Many industries develop their own “ecosystems” within which member firms develop essential links with each other. Sometimes these bonds are so critical that their absence would compromise the very existence of the linked companies.
A critical distribution relationship, like that between a software reseller and a software developer; or two companies relying on each other to cover deficits in their own business models that are adequately addressed by the other (e.g., one brings scale and infrastructure and the other brings a reputation for craftsmanship and quality) are two common examples of industry linkages.
Sometimes these symbiotic relationships are the stuff mergers are made of. But often, there are obstacles standing in the way of such seemingly compelling “hookups.” Cultural barriers, governance issues, and divergent financial profiles are among the myriad of issues that can conspire to scuttle the most promising combinations. In such situations, two companies might conclude that the challenges to a successful acquisition are insurmountable no matter how much value might accrue from such a transaction.
One way around this conundrum is to employ a “consortium sale” or “teaming” transaction structure. A consortium seller relationship is formed when two or more market participants join forces for the sole purpose of selling their businesses together to a third party. Unlike a traditional sale transaction, where the selling firms first combine with each other before selling as a single, unitary enterprise to a buyer, the parties to a consortium sale remain separate, independent companies up until the moment they are both acquired by a single buyer in one transaction.
There are many issues to consider before entering the marketplace as a “package deal.” Some of the common legal issues that must be addressed between consortium sellers include:
- Negotiating strategy: Consortium sellers should outline a clear decision-making protocol for deal negotiations ensuring each party retains a voice during the sale process.
- Sharing of confidential business information: Since there is some possibility that the parties do not consummate a joint transaction, each consortium seller must develop protective measures for the sharing of competitively sensitive business information with other consortium members.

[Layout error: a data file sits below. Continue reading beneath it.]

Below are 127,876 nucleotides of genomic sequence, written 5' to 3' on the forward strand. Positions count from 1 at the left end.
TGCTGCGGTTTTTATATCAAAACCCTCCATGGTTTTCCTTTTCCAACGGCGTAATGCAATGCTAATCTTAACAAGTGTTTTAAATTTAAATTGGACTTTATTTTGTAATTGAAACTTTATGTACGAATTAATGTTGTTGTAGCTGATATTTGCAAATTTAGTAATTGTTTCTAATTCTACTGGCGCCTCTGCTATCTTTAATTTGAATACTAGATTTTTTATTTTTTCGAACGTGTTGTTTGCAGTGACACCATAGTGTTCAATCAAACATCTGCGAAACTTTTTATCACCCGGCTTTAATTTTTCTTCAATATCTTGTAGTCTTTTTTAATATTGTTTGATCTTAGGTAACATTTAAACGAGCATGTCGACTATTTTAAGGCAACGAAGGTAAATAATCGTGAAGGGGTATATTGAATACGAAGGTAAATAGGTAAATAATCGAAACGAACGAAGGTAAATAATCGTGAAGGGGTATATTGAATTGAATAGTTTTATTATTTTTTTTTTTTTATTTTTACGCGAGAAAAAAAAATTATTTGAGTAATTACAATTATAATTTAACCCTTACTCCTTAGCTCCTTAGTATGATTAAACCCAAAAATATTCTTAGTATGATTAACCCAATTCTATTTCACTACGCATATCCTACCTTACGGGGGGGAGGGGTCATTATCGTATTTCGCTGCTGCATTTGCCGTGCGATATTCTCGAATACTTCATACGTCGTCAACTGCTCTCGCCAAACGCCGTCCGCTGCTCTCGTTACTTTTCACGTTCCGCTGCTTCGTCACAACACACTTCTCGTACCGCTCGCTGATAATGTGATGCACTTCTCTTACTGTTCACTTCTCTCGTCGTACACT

- Governance and participation rights: Consortium sellers should protect their interests by outlining a clear governance structure that establishes parameters for how the participants will operate on a coordinated basis pending the sale transaction (keeping in mind the regulatory implications identified below). Properly defined exclusivity rights, designated veto and consent rights and other protocols should be considered.
- Exit/Unwinding rights: The parties should carefully consider what happens if one party wants out of the consortium or desires to engage in a sale transaction apart from the other consortium members. For example, upon termination, parties will need to determine what happens to the work product of advisors, who has rights to such documentation and for what purposes and the disposition and/or return of confidential information.
- Regulatory challenges: Depending on the size and scale of the parties involved, antitrust compliance must be considered. Industry specific rules and regulations may also be implicated.
- Expense allocation: Fees and expenses of advisors to the consortium (including counsel, investment banking, accounting, etc.) must be fairly apportioned among the selling parties.
With middle market M&A activity reaching new highs, it is a good time for companies to examine their market position and whether it might be time to sell, acquire or otherwise address deficits in the business. Consortium sale transactions present another tool that companies can consider in order to gain scale and market leverage on the sell-side of the market. Using this approach, consortium sellers might find a pathway to a successful transaction where “the whole is indeed greater than the sum of its parts.”
If you would like to learn more about these opportunities, contact David Jaffe at (412) 918-1171 or firstname.lastname@example.org.
This post is written by David Jaffe.